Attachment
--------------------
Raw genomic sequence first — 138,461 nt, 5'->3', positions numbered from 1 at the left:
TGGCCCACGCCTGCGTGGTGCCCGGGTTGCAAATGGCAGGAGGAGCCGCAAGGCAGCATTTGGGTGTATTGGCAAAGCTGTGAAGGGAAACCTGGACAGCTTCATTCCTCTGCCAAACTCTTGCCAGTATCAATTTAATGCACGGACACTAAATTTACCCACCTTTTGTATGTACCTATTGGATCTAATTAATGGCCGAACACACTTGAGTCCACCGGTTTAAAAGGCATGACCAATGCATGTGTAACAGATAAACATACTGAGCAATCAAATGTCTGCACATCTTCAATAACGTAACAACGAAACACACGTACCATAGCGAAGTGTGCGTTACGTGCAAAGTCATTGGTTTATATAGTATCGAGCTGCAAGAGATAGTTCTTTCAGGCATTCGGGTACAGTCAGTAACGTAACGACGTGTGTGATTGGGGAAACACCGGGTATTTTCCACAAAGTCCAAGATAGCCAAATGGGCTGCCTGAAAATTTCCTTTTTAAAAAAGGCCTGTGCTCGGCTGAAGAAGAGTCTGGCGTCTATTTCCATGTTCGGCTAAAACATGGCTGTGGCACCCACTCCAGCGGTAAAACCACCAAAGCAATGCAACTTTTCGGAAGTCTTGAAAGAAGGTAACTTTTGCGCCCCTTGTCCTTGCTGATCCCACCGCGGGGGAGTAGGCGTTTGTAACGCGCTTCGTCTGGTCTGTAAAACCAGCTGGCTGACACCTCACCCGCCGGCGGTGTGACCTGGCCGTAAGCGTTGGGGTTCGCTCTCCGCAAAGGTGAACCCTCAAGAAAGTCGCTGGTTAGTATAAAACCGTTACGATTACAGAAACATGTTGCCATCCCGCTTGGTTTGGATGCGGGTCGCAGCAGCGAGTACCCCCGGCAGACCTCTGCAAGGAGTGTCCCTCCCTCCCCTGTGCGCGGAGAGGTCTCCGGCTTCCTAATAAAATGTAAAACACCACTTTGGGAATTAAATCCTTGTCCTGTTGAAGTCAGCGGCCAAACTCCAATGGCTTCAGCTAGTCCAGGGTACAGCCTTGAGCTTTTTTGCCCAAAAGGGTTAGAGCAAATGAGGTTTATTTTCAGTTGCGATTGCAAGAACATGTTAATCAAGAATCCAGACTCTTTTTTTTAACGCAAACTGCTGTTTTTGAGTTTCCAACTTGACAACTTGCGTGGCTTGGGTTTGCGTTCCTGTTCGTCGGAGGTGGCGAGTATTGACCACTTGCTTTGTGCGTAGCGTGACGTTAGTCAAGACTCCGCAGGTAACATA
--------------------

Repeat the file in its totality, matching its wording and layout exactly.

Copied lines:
Raw genomic sequence first — 138,461 nt, 5'->3', positions numbered from 1 at the left:
TGGCCCACGCCTGCGTGGTGCCCGGGTTGCAAATGGCAGGAGGAGCCGCAAGGCAGCATTTGGGTGTATTGGCAAAGCTGTGAAGGGAAACCTGGACAGCTTCATTCCTCTGCCAAACTCTTGCCAGTATCAATTTAATGCACGGACACTAAATTTACCCACCTTTTGTATGTACCTATTGGATCTAATTAATGGCCGAACACACTTGAGTCCACCGGTTTAAAAGGCATGACCAATGCATGTGTAACAGATAAACATACTGAGCAATCAAATGTCTGCACATCTTCAATAACGTAACAACGAAACACACGTACCATAGCGAAGTGTGCGTTACGTGCAAAGTCATTGGTTTATATAGTATCGAGCTGCAAGAGATAGTTCTTTCAGGCATTCGGGTACAGTCAGTAACGTAACGACGTGTGTGATTGGGGAAACACCGGGTATTTTCCACAAAGTCCAAGATAGCCAAATGGGCTGCCTGAAAATTTCCTTTTTAAAAAAGGCCTGTGCTCGGCTGAAGAAGAGTCTGGCGTCTATTTCCATGTTCGGCTAAAACATGGCTGTGGCACCCACTCCAGCGGTAAAACCACCAAAGCAATGCAACTTTTCGGAAGTCTTGAAAGAAGGTAACTTTTGCGCCCCTTGTCCTTGCTGATCCCACCGCGGGGGAGTAGGCGTTTGTAACGCGCTTCGTCTGGTCTGTAAAACCAGCTGGCTGACACCTCACCCGCCGGCGGTGTGACCTGGCCGTAAGCGTTGGGGTTCGCTCTCCGCAAAGGTGAACCCTCAAGAAAGTCGCTGGTTAGTATAAAACCGTTACGATTACAGAAACATGTTGCCATCCCGCTTGGTTTGGATGCGGGTCGCAGCAGCGAGTACCCCCGGCAGACCTCTGCAAGGAGTGTCCCTCCCTCCCCTGTGCGCGGAGAGGTCTCCGGCTTCCTAATAAAATGTAAAACACCACTTTGGGAATTAAATCCTTGTCCTGTTGAAGTCAGCGGCCAAACTCCAATGGCTTCAGCTAGTCCAGGGTACAGCCTTGAGCTTTTTTGCCCAAAAGGGTTAGAGCAAATGAGGTTTATTTTCAGTTGCGATTGCAAGAACATGTTAATCAAGAATCCAGACTCTTTTTTTTAACGCAAACTGCTGTTTTTGAGTTTCCAACTTGACAACTTGCGTGGCTTGGGTTTGCGTTCCTGTTCGTCGGAGGTGGCGAGTATTGACCACTTGCTTTGTGCGTAGCGTGACGTTAGTCAAGACTCCGCAGGTAACATA